And then a few days later, like lemon on a paper cut, Donald Trump became elected as President of the United States. A man that is a notorious womanizer. A leader of our country that shows little respect to women. And my fears felt more founded and real, and I became worried that this type of behavior would happen more often, and even become acceptable. I worried about my safety (and my daughters, and loved ones, and about all women in general and their safety, too… lots of worrying going on here).
But you guys, I’m a strong woman. I’m not weak, I’m not one to shy away from conflict, something I disagree with, or a good fight. And once I remembered that, and took myself out of this yucky, victim mentality, I thought… FUCK THIS.
I’m not going to stop going to this class that I love – that I look forward to it every week – because I didn’t do anything wrong. What Elderly Man was doing (knowingly or not) was UNWANTED and UNWELCOME, which is straight up HARASSMENT. And it’s not okay.
This wasn’t clear to me right away, if at all. I thought I was just being sensitive or something. And that’s a shame. That needs to change.
Now, on to today and how I spurned my religious upbringing:
Week 6: I got pumped on my way to the gym. I chugged my coffee and gave myself a pep talk. I practiced out loud some things I could say if he bothered me this time. I wasn’t going to put on my headphones unless I wanted to. I wasn’t going to sit in the back of class unless I wanted to. I wasn’t going to just shrug Elderly Man’s behavior off as silly and humorous.
I walked into the room, and sure enough, Elderly Man was there. I made sure there were at least a few other people in the room, and I took a deep breath and chose a bike I wanted in the front. I set up my bike, and squatted down to get my headphones. Sure enough, elderly man came over to me and leaned his arms on two bikes, hunching over me. My heart started pounding and I started shaking. But before he could get a word out, I said loudly:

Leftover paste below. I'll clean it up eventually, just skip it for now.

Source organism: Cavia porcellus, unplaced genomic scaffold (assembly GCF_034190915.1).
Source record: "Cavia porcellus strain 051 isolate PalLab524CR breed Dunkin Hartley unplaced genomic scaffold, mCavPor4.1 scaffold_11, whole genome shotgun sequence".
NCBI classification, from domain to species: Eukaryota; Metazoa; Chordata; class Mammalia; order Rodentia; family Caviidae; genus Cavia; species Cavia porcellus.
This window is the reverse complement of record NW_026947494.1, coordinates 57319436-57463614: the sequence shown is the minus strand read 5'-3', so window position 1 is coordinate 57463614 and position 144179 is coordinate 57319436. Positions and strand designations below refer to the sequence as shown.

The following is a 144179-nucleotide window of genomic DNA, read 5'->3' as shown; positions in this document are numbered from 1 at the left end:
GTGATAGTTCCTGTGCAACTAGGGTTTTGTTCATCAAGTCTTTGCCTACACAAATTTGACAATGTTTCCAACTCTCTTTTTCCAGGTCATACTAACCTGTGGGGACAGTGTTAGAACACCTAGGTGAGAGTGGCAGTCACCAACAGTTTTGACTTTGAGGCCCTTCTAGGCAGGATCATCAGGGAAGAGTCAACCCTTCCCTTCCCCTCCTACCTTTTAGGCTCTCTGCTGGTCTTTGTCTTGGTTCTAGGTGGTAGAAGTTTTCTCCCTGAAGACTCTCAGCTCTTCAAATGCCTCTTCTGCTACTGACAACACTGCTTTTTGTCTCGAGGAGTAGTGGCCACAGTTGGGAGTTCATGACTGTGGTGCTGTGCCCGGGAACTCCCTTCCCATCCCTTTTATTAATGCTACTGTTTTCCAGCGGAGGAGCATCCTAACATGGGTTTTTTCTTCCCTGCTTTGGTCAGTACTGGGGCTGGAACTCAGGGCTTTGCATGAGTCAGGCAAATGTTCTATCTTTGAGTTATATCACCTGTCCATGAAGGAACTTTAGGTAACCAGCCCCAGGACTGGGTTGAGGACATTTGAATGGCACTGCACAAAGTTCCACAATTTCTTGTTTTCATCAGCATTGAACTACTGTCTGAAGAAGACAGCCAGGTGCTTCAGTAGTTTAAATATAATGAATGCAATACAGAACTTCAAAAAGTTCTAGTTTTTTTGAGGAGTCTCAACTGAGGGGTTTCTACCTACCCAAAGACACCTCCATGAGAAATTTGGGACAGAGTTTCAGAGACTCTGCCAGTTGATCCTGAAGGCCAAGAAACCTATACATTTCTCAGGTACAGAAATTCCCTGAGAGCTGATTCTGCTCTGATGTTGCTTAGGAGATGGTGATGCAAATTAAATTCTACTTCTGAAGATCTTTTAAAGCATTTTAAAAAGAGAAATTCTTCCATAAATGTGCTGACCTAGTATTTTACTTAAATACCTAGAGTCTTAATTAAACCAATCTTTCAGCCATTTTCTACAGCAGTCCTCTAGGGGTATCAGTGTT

“No. I’m not interested in talking to you, so stop bothering me and leave me alone.”
He didn’t say a word, stood up, and left the room. I was still shaking from adrenaline, and I felt guilty for being so harsh. But I also felt good, and chose to dwell on that instead of the guilt. I felt like I stood my ground. I felt empowered that I did something outside of my comfort zone, and stood up for myself. I felt like I made my worth known, even if it was only to myself. I felt like I did my best.
Elderly Man didn’t come back for class later. I felt a pang of guilt, as I didn’t “speak to him respectfully” as I was taught. But I refused to feel sorry for him. Considering the circumstances and how hard it was for me to speak to him at all, I did what I had to do. I did nothing wrong.
If what I said to my harasser doesn’t stop him, then my next steps will be to include the authorities. But I will go to class next week. I will not feel guilty for what I did, despite my upbringing. I will not live in fear of being harassed. I will not let my daughters live in fear of being harassed. I will empower them. I will support them. I will support anyone else who feels they are being harassed. I will not judge you if you stand up for yourself. I will step in if you need me to. I will empower you now, to do something. To say something. If aren’t doing something because you are afraid, take the steps to make sure you can do it safely. Ask for help. But don’t choose nothing. You have rights, you have freedoms. Don’t let someone or something take them away.